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Simple Garden Designs: Home
A small garden at the Chelsea Flower Show demonstrates many of the principles of garden design; photo courtesy of Flickr cc/ Karen Roe
Our living spaces often extend beyond our homes to balconies, terraces and gardens. With a little bit of work and planning, these potentially barren and austere environments can be transformed into creative and inviting spaces. Below are some suggestions for successfully designing home gardens.
Design Constraints and Considerations
Design constraints come from your garden budget as well as the characteristics of your site. Basic and important site constraints that need to be addressed include existing topography, light conditions, soil type, drainage issues, the local climate, and the surrounding environment.
Some of these constraints can be changed or remedied; others need to be respected or worked with. Trees can be limbed up or judiciously pruned to let more light into shady areas, but there is often a limit to how great a change can be made to light levels in the garden. It is much better to work with what you have and plant a shade garden than to suffer the disappointment of planting sun-loving plants and watching them struggle and fail.
The size of your gardening space places a number of constraints on your design. Intricate, detailed design often fails in large open spaces, where bold colors and large masses or groupings of plants are effective. Small gardens and terraces often suffer from overcrowding and need simple, clean designs or themes that hold everything together.
The most important design consideration when beginning to organize your garden space is to decide how you would like to use the space. Delineate functional spaces--areas for gardening, recreation, sunbathing, eating, and so on. Other design considerations include blocking out noise from the street, creating shady areas for sitting or dining, incorporating beautiful surrounding views, or, conversely, blocking out unwanted sights.
Design Principles and Tools
Structure and architectural elements are extremely important when designing a garden. They form the parameters or foundation of the planting. In our colorful seasonal walk, a yew hedge running the extent of the walkway plays an important role in adding structure and stability to the busy design.
Every good design needs to form a coherent whole, so it is important to make sure that the disparate elements in your design fit together. A theme or a concept can provide that unity. For example, design styles such as cottage gardens or woodland gardens conjure up images that can be used as the basis for a design. Visualizing these familiar natural settings is a good way to structure a garden.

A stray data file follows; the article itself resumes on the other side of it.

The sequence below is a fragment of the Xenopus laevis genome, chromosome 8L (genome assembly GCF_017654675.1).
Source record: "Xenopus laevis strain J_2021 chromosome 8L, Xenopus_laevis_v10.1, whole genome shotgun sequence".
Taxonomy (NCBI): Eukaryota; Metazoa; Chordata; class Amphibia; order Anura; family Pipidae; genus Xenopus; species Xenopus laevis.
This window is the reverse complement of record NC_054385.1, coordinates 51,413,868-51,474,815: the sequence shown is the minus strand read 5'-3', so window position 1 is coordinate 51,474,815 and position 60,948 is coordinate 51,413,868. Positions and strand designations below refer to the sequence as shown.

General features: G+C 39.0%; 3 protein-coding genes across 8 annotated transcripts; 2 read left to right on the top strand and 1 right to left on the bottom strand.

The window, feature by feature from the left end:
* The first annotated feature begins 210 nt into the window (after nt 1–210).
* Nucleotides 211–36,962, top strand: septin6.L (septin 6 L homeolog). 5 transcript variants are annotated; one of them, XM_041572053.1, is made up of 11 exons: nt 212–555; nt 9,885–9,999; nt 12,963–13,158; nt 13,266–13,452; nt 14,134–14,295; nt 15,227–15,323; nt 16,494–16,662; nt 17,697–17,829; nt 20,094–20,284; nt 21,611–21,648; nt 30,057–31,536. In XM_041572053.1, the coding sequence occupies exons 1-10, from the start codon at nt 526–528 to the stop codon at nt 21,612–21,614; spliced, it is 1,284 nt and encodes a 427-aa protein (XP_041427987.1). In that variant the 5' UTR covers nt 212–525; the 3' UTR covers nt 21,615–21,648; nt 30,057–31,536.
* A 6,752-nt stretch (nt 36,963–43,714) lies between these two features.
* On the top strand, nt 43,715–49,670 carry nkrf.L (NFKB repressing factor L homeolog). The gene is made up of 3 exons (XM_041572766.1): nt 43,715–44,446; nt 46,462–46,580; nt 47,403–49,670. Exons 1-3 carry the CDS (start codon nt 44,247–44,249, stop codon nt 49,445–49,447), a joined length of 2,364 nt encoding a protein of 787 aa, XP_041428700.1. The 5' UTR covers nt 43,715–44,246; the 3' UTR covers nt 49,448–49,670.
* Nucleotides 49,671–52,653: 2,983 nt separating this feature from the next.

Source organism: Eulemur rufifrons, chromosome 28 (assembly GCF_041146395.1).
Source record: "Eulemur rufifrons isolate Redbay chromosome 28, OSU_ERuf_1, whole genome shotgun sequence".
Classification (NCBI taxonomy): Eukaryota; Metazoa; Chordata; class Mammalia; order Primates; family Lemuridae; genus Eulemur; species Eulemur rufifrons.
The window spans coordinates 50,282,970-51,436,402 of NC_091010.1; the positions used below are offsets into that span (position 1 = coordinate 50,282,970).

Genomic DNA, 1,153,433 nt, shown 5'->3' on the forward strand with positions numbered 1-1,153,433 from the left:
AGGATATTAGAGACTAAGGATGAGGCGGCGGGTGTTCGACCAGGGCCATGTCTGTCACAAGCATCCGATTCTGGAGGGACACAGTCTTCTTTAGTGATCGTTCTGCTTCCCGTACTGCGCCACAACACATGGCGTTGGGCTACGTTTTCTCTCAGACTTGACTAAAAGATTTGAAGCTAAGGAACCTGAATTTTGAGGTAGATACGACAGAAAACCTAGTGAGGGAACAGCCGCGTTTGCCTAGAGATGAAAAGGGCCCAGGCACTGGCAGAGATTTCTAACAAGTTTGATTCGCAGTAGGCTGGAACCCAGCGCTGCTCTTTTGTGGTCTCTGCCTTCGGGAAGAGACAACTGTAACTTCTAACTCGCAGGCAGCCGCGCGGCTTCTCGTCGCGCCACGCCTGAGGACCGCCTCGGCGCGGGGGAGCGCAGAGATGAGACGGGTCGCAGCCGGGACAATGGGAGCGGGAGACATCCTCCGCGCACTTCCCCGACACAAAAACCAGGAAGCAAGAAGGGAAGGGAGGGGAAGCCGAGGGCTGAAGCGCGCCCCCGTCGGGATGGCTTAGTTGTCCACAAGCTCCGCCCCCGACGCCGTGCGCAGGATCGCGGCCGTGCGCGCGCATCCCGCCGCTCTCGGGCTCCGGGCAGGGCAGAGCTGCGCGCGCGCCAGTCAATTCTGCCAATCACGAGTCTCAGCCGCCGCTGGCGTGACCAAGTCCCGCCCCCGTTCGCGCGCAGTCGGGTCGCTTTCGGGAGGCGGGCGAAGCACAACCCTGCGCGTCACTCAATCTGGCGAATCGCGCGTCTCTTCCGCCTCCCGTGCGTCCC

Repeating colors or forms in the garden is one of the best ways of creating a unified design.
Beautiful views can be incorporated into your garden by framing a view or by designing the garden so that the surrounding landscape appears to be an extension of your garden. Borrowing surrounding views gives the impression that your garden is much larger than its actual size.
Points of focus in your garden can create a sense of space and movement, drawing the eye down paths or to particular areas. Garden art and structures, for example a bird bath or a well-placed garden urn, make good focal points.
Scale and proportion:
Whether working with plants or structural and ornamental elements, it is important to pay attention to scale and proportion. One common design mistake is to buy cute ornamental grasses and then watch them grow to 10-foot monsters by your garden path. Another is to plant evergreen trees as foundation plants and watch them soar to new heights. Plants come in many sizes and shapes. Large and small (dwarf) cultivars are often available for a wide selection of plants.
Form and texture:
If well executed, form and texture can carry a design. Shady sites can turn into a green tapestry of form and texture and look very beautiful. While color is usually a highly desirable quality, form and texture are the foundation of any good design. Once the flowers have faded, the foliage remains. Combining bold and fine textures adds interest, as do repeating forms.
Vertical and mounding forms run through our perennial garden, creating a sense of unity and rhythm. By combining various shapes and forms--vertical, round, and horizontal--you can create interesting, sculptural groups of shrubs or perennials in your garden.
Whether bold or subtle, color forms and important part of any design. Complementary colors, opposite one another on the color wheel, create strong contrast. Analogous colors, adjacent on the color wheel, produce harmonious and soothing combinations.
Contrast in the garden can be achieved with both color and texture. Fine and bold foliage can be effectively paired together, for example large-leaved hostas together with feathery Japanese maples create the basis for a delightful part-shade design. Late-blooming perennial sunflowers (Helianthus) sizzle in a late-autumn landscape when paired with the muted tones of ornamental grasses and fiery chrysanthemums (Chrysanthemum).
This is an important design consideration in your garden. It helps you travel through your garden space. Movement can be created through repetition, winding paths, focal points, borrowed views, and elegant, graceful plants (trees, shrubs and perennials) that dance in the wind.
Both artificial and natural lighting can be used effectively in your garden. Plants can play an important role in capturing light in the garden, creating and ambiance. Ornamental grasses, with their graceful seed heads, are exceptional at catching light in the garden, as are translucent bold-leaved cannas.